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Baby Dies From Cluster Feeding
Five years after the birth of her baby boy, Landon, a woman is speaking out about his death.
Jillian initially feared what others would say and how she would be judged. She is now ready to put those feelings aside in the hopes that sharing her story will help prevent other families from experiencing similar loss.
Jillian and her husband done everything they needed to prepare themselves for their baby’s birth. “We took all of the classes. Bought and read all of the books. We were ready! Or so we thought . . . ” she shared on the Fed Is Best Foundation’s blog. “Every class and book was geared toward breastfeeding and how it’s so important if you want a healthy child.”
Landon was born via emergency C-section at a “baby-friendly” hospital which was geared towards breastfeeding. He was exclusively breastfed and despite lactation consultants saying that “he had a great latch and was doing fine,” one noted that the Mom might be having trouble producing enough milk.
The hospital staff then evaluated Jillian’s risk factors for difficulties with milk production and they had Landon continue to breastfeed, even though he would constantly cry unless he was on his mom’s breast.
The new Mom felt as if she was continuously breastfeeding and when she asked why her baby was always on her breast, she was told that it was because he was “cluster feeding.”
“I recalled learning all about that in the classes I had taken, and being a first time mom, I trusted my doctors and nurses to help me through this – even more so since I was pretty heavily medicated from my emergency C-section and this was my first baby,” she wrote. “But I was wrong. I’ve learned I have to be my child’s number one advocate.”
Baby Landon nursed for over 9 hours during his first day of life, but after being alive for just 53 hours, he had lost 9.72 percent of his birth weight.
He was discharged from the hospital at less than 3 days old and continued to frequently and exclusively breastfeed.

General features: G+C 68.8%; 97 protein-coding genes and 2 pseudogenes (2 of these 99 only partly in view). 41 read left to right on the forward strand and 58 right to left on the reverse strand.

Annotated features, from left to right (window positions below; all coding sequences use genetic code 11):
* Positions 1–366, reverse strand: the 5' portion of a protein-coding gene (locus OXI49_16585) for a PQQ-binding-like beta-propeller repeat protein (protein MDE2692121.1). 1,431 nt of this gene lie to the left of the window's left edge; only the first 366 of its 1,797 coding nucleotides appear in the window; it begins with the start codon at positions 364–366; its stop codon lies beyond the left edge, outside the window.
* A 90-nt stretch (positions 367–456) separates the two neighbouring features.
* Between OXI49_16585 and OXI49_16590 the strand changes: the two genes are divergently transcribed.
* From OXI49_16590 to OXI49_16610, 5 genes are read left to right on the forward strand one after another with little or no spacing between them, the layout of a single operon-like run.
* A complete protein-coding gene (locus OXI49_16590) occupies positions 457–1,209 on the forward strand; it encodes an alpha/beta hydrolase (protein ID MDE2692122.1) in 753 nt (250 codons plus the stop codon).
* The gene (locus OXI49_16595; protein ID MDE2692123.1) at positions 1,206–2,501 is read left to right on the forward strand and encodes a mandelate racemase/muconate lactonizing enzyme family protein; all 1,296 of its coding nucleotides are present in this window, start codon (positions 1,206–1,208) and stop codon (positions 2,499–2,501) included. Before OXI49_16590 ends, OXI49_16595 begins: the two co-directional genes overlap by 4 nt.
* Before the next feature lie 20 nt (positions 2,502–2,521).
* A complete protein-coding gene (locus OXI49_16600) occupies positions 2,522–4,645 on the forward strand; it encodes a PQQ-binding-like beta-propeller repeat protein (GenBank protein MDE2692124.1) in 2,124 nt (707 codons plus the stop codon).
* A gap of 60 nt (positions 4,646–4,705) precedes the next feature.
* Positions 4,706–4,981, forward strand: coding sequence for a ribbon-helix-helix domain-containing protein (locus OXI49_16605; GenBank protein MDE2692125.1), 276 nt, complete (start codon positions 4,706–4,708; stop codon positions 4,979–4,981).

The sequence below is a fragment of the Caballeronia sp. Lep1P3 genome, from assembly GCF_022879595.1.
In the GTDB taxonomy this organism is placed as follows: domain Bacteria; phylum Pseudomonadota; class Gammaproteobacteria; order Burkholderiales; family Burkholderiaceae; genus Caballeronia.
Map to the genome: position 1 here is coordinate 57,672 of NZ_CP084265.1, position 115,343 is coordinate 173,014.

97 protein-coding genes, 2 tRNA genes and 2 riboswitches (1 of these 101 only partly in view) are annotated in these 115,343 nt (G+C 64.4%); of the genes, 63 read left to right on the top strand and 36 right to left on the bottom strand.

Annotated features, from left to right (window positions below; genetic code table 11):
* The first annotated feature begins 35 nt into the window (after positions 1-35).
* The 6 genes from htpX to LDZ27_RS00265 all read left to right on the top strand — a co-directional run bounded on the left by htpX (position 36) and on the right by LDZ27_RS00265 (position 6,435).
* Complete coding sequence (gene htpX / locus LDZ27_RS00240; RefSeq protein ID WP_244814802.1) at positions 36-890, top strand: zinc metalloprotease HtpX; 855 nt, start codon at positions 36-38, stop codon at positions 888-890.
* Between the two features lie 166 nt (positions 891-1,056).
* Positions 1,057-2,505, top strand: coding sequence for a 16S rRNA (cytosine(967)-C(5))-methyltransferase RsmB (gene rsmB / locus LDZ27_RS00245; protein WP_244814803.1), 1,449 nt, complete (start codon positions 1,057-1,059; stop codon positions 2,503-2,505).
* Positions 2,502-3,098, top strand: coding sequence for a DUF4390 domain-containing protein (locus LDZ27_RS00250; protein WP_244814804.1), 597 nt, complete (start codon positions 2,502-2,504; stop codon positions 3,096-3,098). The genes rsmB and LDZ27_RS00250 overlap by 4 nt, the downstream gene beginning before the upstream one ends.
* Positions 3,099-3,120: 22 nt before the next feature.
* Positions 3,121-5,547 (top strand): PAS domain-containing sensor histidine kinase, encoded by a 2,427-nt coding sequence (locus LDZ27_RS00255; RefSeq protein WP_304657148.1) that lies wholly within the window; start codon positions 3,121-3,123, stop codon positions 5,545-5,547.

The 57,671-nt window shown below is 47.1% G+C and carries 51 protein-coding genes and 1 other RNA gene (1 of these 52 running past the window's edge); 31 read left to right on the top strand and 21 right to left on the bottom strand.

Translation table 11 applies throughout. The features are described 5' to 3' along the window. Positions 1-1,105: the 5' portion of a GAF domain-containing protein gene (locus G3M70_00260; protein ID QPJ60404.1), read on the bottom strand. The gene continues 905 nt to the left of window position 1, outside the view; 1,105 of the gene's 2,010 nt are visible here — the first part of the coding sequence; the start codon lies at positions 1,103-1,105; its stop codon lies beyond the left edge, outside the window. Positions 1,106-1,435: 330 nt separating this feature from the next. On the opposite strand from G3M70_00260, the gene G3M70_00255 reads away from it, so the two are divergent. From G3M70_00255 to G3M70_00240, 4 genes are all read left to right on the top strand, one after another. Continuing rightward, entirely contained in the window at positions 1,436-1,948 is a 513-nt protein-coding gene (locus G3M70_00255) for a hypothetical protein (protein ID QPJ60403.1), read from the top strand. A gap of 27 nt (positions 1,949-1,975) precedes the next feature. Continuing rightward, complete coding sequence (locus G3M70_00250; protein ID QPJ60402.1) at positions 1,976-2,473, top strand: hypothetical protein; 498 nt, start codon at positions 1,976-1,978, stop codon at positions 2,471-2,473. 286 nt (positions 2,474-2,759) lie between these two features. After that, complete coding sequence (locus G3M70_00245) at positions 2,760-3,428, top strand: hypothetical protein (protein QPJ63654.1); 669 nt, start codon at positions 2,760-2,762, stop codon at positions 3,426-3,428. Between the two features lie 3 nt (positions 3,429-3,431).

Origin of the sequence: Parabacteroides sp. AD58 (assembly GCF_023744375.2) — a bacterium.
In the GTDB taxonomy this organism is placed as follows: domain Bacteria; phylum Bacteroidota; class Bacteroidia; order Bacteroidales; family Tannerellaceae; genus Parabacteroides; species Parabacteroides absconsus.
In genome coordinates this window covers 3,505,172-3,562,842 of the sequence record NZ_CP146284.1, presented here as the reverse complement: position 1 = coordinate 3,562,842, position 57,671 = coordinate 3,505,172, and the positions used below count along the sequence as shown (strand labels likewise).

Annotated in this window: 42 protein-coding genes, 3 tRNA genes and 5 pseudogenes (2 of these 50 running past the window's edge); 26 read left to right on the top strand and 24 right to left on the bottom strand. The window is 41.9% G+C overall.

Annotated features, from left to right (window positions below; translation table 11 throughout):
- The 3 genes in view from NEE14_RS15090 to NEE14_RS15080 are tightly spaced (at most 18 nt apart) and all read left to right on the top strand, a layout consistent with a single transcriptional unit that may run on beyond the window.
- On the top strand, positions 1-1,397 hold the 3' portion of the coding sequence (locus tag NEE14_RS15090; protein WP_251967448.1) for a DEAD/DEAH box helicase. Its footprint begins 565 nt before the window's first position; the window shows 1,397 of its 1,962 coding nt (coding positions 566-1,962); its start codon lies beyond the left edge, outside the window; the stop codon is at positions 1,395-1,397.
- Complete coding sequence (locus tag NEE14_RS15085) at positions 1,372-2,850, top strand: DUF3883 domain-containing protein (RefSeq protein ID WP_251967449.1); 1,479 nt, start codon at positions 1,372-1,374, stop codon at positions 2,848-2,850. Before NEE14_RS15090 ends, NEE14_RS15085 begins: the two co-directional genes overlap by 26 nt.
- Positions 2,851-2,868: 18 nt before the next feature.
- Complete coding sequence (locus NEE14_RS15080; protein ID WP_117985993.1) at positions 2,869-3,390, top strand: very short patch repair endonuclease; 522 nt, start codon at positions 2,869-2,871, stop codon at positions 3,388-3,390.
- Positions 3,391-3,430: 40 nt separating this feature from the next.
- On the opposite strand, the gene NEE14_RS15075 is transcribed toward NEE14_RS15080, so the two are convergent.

“So we took him home . . . not knowing that after less than 12 hours home with us, he would have gone into cardiac arrest caused by dehydration,” she wrote. “Did you know newborns aren’t supposed to cry all the time? They’re supposed to eat and sleep and dirty their diapers. I had no idea that he was inconsolable because he was starving – literally.”
After arriving home, Landon kept falling asleep while cluster feeding and then became unresponsive with no pulse, and turned blue.
He was on life support for 15 days but then sadly passed away.
“The best advice I was given by one of his NICU doctors while he was on life support is ‘Sure breast is best, but follow with the bottle,” Jillian wrote. “This way you know your baby has eaten enough. If only I could go back in time.”
According to Dr. Christie del Castillo-Hegyi, who is an emergency physician with a background in newborn brain injury research at Brown University, Landon died as a result of dehydration, which was followed by cardiac arrest caused by brain injury:
The Constant, unsatisfied nursing and inconsolable crying are two of the signs of newborn starvation, which lead to brain-threatening complications.
When a child is receiving a fraction of their caloric requirement through early exclusive breastfeeding, they will experience severe hunger and thirst, which is why they will cry all the time and breastfeed continuously when it is the only source of calories and fluid they are offered.
If a new mother’s colostrum does not meet the child’s caloric requirement, the baby will breastfeed for hours a day in an attempt to relieve from their hunger.
A baby who is “cluster-feeding” may actually burn more calories breastfeeding than they receive in return. This can result in fasting conditions and accelerated weight loss.
Now, five years later, this mom is still dealing with endless guilt. She’s also asking questions what her life be now if she had just known to give him a bottle.
“And anger because how would I have known? I remember when Stella was born, and she was always quiet. I kept asking the nurses what was wrong with her. They said, ‘Nothing. She’s doing what she’s supposed to,'” she wrote. “Sleeping. Eating. And it was then that I realized that it wasn’t normal for a newborn to cry as much as Landon did. He was just crying out from his hunger. But I didn’t know. I should’ve known. I still struggle daily feeling as though I failed him.”